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.NET clone takes a bite out of Ice Cream Sandwich

Dec 5, 2011 — by Eric Brown — from the LinuxDevices Archive — views

Xamarin announced the availability of an Android 4.0 version of its Mono software, letting .NET and C# developers use Microsoft Visual Studio build Android applications in a familiar environment. Mono for Android 4.0 is the first version to support Android tablets, and it adds an “incremental” build technology that significantly reduces debugging and development cycles, says the company.

Novell announced its first Android version of the Mono open source .NET clone in April. Since then, Novell was acquired by Attachmate, and the company's Mono project spun off as a new company called Xamarin.

The startup, founded by Miguel de Icaza, Nat Friedman, and Joseph Hill, is increasingly focused on pushing out Apple iOS and Android mobile versions of Mono, helping mainstream software developers move into mobile apps and integrate them with enterprise software.

Mono for Android follows upon Xamarin's similar MonoTouch platform for the iPhone and iPad.  Like the original Android 2.3 ready Mono for Android (pictured), the new "Ice Cream Sandwich" (ICS) version consists of a plug-in for Microsoft Visual Studio, a core Mono runtime, a software development kit (SDK), and bindings for native Android APIs.

The software is designed to let .NET developers use their existing code, libraries and tools, including Visual Studio, for Android development. With Mono for Android, developers can also call upon their native skills in .NET and the C# programming language in developing Android apps, says the company.

Mono for Android 4.0 provides access to all the new features, native APIs, and UI toolkits in Android 4.0, says the company. The key benefit for Mono developers is that it's the first version to support tablets. Among other enhancements, the smartphone- and tablet-friendly Android 4.0 offers a revamped user interface, a faster browser, an improved camera interface, plus facial recognition and text-to-speech features.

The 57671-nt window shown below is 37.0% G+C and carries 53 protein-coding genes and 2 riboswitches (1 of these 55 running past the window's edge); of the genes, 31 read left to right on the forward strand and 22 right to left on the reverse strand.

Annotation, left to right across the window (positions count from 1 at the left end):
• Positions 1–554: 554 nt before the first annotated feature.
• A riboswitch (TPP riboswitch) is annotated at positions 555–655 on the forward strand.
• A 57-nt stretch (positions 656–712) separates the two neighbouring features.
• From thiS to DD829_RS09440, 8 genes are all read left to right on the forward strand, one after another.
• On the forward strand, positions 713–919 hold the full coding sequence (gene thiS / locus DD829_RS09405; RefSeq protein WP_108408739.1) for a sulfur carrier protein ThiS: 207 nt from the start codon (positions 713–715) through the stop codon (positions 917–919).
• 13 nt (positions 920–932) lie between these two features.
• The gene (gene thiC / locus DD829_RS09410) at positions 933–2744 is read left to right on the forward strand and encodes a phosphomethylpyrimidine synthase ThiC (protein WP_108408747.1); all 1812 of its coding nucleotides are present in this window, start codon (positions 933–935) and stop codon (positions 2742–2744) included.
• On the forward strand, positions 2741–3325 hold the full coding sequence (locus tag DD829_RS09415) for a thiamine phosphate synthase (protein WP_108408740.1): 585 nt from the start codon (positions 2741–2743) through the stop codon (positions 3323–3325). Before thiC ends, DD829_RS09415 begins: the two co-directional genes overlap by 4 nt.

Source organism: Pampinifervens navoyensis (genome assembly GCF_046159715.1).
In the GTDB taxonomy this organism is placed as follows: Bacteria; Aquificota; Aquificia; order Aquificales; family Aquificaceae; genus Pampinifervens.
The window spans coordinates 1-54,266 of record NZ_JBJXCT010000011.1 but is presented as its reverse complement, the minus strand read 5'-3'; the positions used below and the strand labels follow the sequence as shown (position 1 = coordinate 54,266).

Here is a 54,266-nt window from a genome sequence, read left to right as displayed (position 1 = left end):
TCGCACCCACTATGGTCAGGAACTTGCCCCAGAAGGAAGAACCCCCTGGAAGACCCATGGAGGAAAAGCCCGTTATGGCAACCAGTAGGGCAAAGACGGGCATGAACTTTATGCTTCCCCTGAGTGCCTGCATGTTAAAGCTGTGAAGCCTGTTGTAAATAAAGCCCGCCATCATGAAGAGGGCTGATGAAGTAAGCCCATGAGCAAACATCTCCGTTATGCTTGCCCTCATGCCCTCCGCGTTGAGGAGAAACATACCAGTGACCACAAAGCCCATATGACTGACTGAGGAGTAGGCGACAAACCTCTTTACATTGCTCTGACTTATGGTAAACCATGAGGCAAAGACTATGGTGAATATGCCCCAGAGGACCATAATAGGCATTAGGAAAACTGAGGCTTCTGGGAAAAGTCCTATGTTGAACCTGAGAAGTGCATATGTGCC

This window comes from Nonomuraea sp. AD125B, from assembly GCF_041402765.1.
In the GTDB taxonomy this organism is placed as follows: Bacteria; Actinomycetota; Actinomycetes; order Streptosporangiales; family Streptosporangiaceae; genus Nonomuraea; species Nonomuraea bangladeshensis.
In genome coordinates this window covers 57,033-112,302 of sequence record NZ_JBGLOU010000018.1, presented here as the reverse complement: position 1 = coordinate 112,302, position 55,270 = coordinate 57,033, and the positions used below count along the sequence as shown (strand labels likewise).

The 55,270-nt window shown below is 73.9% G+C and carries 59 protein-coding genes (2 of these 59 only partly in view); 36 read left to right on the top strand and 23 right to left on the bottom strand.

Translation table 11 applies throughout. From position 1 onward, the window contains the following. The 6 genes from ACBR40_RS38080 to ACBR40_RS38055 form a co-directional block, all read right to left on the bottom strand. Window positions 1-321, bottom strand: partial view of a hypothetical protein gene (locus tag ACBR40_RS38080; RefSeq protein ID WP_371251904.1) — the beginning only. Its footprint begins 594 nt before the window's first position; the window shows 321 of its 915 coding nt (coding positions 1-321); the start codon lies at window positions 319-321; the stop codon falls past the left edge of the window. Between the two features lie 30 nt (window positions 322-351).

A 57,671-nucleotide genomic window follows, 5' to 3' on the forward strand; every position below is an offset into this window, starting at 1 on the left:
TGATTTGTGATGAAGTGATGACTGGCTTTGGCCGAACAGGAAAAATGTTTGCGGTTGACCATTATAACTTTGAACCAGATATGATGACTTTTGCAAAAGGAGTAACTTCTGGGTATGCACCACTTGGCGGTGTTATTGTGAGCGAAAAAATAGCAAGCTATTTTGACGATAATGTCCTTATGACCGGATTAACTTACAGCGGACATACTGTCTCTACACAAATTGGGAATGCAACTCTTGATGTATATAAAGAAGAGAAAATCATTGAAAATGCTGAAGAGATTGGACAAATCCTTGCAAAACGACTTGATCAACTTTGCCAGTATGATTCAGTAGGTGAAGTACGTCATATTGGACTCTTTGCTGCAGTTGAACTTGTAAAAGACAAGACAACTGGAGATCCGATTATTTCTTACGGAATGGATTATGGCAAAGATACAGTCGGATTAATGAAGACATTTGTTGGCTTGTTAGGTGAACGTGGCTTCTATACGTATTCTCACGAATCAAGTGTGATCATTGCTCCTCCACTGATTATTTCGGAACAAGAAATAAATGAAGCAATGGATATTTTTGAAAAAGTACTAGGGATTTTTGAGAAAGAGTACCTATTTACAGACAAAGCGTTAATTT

40 percent shorter build times

Mono for Android 4.0 adds an incremental build technology that reduces debugging and development cycles "dramatically," according to Xamarin. Build times are 40 percent shorter, while incremental deployment to devices "shortens the development cycle from minutes to seconds," claims the company.

Mono for Android 4.0 also debuts a new installer that helps ease Android development environment, by combining required components into a single, unified installation experience, says Xamarin. This is claimed to be much easier than Java-based Android development, in which a "myriad of installs" is required. Xamarin also includes new Mono for Android tutorials, says the company.

Stated Miguel de Icaza, CTO of Xamarin, "Thousands of developers depend on Xamarin to build the newest applications for mobile devices."


Mono for Android 4.0 is available now. Pricing was not specified, but appears to be the same as the existing Mono for Android. The software is available in a free emulator-only evaluation version, as well as a Professional Edition, costing $399 per developer for a one-year subscription, an Enterprise Edition for $999 per developer for a one-year subscription, including maintenance and updates, and a $2,499 Enterprise Priority version that adds priority support and guaranteed response time.

More information, as well as a product order page, may be found at Xamarin's Mono for Android product page.

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